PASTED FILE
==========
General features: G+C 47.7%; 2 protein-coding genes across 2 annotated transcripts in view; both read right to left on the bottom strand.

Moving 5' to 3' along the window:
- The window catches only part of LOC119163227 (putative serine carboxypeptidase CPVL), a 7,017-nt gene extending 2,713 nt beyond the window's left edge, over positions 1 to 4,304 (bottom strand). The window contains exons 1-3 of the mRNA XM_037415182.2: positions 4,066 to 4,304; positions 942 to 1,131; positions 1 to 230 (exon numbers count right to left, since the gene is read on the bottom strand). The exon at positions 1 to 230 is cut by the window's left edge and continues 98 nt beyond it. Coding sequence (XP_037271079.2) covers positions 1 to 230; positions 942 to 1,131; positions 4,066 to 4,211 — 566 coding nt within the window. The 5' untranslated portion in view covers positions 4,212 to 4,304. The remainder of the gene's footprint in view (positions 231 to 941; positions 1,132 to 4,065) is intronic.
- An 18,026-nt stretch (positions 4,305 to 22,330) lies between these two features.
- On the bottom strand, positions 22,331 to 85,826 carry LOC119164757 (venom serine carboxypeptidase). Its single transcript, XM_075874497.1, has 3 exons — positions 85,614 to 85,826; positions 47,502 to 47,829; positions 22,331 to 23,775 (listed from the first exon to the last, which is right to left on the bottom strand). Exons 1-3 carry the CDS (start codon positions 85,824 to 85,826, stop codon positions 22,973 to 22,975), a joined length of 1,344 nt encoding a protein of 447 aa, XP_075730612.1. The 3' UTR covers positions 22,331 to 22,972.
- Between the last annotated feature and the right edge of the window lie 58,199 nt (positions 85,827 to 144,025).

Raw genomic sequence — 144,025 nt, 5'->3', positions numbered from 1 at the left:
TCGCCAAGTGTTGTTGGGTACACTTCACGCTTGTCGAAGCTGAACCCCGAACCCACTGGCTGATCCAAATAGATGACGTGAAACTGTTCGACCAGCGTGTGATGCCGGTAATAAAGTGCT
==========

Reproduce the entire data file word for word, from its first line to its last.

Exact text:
General features: G+C 47.7%; 2 protein-coding genes across 2 annotated transcripts in view; both read right to left on the bottom strand.

Moving 5' to 3' along the window:
- The window catches only part of LOC119163227 (putative serine carboxypeptidase CPVL), a 7,017-nt gene extending 2,713 nt beyond the window's left edge, over positions 1 to 4,304 (bottom strand). The window contains exons 1-3 of the mRNA XM_037415182.2: positions 4,066 to 4,304; positions 942 to 1,131; positions 1 to 230 (exon numbers count right to left, since the gene is read on the bottom strand). The exon at positions 1 to 230 is cut by the window's left edge and continues 98 nt beyond it. Coding sequence (XP_037271079.2) covers positions 1 to 230; positions 942 to 1,131; positions 4,066 to 4,211 — 566 coding nt within the window. The 5' untranslated portion in view covers positions 4,212 to 4,304. The remainder of the gene's footprint in view (positions 231 to 941; positions 1,132 to 4,065) is intronic.
- An 18,026-nt stretch (positions 4,305 to 22,330) lies between these two features.
- On the bottom strand, positions 22,331 to 85,826 carry LOC119164757 (venom serine carboxypeptidase). Its single transcript, XM_075874497.1, has 3 exons — positions 85,614 to 85,826; positions 47,502 to 47,829; positions 22,331 to 23,775 (listed from the first exon to the last, which is right to left on the bottom strand). Exons 1-3 carry the CDS (start codon positions 85,824 to 85,826, stop codon positions 22,973 to 22,975), a joined length of 1,344 nt encoding a protein of 447 aa, XP_075730612.1. The 3' UTR covers positions 22,331 to 22,972.
- Between the last annotated feature and the right edge of the window lie 58,199 nt (positions 85,827 to 144,025).

Raw genomic sequence — 144,025 nt, 5'->3', positions numbered from 1 at the left:
TCGCCAAGTGTTGTTGGGTACACTTCACGCTTGTCGAAGCTGAACCCCGAACCCACTGGCTGATCCAAATAGATGACGTGAAACTGTTCGACCAGCGTGTGATGCCGGTAATAAAGTGCT